ITI International Calendar of Events/Kalender für Übersetzer- und Dolmetschertermine

The ITI has put up on its website a software calendar to enable translators’ events to be logged internationally: the
International Calendar of Events. There is an RSS feed too:

Institute of Translation & Interpreting offers this free and unique facility to anyone who is either considering organising an event or thinking about attending an event. ICE can be used for calls for papers, training, conferences, meetings, product launches, social events etc. Enter details of your events and see them instantly displayed. ICE includes an RSS feed to speed dissemination to a worldwide audience.

The abbreviation ICE refers to a train in Germany, but I don’t suppose that matters.

There is also a set of calendars showing holidays in various countries. They don’t seem to know that January 6 is a holiday in Bavaria, though.

8 thoughts on “ITI International Calendar of Events/Kalender für Übersetzer- und Dolmetschertermine

  1. I’m also an associate member of the ICE – Institution of Civil Engineers – but that doesn’t matter either

  2. Very useful. I wonder what a Finance (Tax?) or Social (Welfare vs. Industrial?) Court is supposed to do. At least Labour (Industrial Court again)is not spelt the American way.

    The Spanish with Social Security Matters Court and Turkish with Sosyal Mahkemesi might denote something more intelligible.

  3. I have done a few jobs for the “Sozialgericht Berlin” and the “Landessozialgericht Berlin” (which both live at the same address). They fell into two categories:
    1. Disputes with the state pension funds (mainly the BfA) about contributions paid (or not paid) by or on behalf of Jews during the Nazi era; the claimants had subsequently emigrated, so documents had to be translated between German and English.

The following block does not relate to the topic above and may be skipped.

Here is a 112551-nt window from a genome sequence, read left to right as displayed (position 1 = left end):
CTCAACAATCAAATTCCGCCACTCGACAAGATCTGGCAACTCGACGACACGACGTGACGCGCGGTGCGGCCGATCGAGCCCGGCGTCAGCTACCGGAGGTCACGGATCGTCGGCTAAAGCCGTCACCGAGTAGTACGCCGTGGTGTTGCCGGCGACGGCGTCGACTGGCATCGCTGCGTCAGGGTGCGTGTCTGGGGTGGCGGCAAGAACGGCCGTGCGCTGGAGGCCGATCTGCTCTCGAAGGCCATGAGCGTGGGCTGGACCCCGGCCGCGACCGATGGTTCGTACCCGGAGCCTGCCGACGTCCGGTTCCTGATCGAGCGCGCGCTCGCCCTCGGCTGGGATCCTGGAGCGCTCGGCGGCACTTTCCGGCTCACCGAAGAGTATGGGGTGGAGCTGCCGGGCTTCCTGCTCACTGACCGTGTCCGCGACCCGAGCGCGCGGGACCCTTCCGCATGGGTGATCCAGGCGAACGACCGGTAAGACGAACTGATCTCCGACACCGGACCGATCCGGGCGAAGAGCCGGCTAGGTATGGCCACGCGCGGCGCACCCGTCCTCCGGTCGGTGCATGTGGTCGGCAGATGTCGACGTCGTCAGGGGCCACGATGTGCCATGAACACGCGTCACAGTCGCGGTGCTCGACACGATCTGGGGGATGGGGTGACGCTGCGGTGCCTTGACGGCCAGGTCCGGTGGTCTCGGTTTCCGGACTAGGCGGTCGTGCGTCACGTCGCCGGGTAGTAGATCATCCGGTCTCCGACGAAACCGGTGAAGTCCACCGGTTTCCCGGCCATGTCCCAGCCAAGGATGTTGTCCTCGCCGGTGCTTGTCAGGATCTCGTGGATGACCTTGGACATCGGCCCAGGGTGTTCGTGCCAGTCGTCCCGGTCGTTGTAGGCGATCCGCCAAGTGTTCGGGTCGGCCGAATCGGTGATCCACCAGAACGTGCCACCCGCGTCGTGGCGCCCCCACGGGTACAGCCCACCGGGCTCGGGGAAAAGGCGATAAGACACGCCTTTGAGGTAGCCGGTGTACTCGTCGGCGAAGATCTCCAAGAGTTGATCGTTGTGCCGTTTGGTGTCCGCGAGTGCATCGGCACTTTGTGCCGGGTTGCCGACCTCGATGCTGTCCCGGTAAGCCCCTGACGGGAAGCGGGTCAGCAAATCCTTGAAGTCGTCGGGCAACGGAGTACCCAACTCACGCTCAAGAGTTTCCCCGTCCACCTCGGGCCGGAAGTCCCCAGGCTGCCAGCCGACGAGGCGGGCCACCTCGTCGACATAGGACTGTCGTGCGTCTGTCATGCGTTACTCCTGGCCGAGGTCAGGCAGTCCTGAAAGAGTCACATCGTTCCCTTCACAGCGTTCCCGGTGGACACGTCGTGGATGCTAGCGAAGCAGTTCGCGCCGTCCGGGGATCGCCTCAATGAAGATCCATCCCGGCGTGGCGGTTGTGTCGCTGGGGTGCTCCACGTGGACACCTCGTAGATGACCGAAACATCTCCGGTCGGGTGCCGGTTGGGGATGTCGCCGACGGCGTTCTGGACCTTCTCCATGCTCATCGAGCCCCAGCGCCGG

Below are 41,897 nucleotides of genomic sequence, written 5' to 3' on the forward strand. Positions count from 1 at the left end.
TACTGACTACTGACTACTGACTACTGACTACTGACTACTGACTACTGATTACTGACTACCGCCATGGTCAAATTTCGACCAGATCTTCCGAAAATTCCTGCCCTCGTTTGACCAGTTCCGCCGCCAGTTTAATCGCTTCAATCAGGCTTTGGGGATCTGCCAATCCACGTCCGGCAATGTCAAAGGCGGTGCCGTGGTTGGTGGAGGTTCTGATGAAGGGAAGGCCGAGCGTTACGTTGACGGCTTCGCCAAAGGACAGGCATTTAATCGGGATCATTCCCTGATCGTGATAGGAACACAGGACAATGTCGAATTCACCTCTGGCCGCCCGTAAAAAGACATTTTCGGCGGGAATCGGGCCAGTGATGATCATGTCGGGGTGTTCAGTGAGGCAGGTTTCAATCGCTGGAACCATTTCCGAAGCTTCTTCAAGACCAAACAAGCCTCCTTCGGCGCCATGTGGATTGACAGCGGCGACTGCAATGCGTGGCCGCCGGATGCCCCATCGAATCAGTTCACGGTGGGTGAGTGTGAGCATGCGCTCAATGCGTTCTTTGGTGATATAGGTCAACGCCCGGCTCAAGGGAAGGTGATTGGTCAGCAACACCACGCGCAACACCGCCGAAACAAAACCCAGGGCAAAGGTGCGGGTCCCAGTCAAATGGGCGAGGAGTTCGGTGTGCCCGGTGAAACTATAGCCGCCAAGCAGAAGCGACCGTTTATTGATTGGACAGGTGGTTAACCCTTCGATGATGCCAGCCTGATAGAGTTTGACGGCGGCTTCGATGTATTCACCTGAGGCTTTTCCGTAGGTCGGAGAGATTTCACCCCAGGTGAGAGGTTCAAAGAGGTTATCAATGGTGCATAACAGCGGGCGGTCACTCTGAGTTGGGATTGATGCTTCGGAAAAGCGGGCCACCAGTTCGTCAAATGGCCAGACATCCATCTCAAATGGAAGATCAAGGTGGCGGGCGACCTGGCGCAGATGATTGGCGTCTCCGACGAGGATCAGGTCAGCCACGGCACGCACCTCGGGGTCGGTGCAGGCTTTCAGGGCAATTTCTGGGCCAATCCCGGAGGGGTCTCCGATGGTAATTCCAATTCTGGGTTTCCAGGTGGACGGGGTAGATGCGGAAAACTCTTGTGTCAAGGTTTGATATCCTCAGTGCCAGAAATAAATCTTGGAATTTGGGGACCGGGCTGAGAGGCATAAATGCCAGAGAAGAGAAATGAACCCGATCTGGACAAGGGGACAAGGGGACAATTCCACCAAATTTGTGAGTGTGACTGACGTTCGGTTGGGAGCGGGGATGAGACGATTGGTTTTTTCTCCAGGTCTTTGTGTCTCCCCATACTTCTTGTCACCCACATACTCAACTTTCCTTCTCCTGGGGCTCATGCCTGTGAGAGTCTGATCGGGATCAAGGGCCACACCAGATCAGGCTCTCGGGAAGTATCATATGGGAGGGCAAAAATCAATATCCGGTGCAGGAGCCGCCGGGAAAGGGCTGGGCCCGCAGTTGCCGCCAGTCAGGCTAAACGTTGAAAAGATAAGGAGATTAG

2. Disputes about disability pension payments to people under pension age after illness or injury.

  4. Thanks, Victor. So it equates with a Pensions Tribunal in your contexts. The problem with the word Social is the Romance-lingo overlay. In FR/SP/IT/PO/RO etc., the meaning can range from Welfare, Industrial & Pensions to Corporate (estatutos sociales = Memo & Arts. of Assoc.) – and I don’t see a Companies Court on that list. Hence my bewilderment at a ‘Social Court’.

  5. I think the Sozialgericht covers the whole area of welfare and social insurance. See http://de.wikipedia.org/wiki/Sozialgericht.
    There is a separate Labour Court (as you noted) for job-related issues such as unfair dismissal.
    Not sure where corporate issues would be heard (perhaps Margaret knows), but the register of companies is maintained and held by each local Amtsgericht (Local Court) within its territory of jurisdiction, so perhaps they would go through the general purpose Amtsgericht/Landgericht structure.

  6. I agree about Tax Court, and I tend to write Social Security Court on the rare occasions I encounter it. The argument is presumably that they take a word fairly close to the German. I agree that industrial court would be OK, but I assume that is specifically British. I sometimes write Higher Regional Court of Appeal instead of just Higher Regional Court.
    Companies Court is just part of the civil courts in England too, isn’t it?
    Anyway, I don’t regard myself as obliged to use the terms, as I said.
    How do you find the Bulgarian?

  7. I agree, Victor, that the co./partnership matters would probably start in the Amtsgericht where the Handelsbuch (trade reg.) is kept. Likewise, in Au., Bezirksgericht where the Firmenbuch is to be found.

    In the UK, of course, there are no tax courts as such, whilst tax appeal cases go from the General to the Special Commissioners and then to the Chancery Div. of the High Court. That’s why I tend to add ‘approx. Revenue Appeals Tribunal’ after Finanzgericht.

    The Bulgarian and Macedonian look like pretty Cyrillic script. But otherwise I can’t comment.

    Maybe our Italian friends can say whether Pretura is a Criminal-Only Magistrates’ or Police Court, rather than including civil matters as an Amtsgericht would do. My IT/EN dictionaries give Mags’ Court only.

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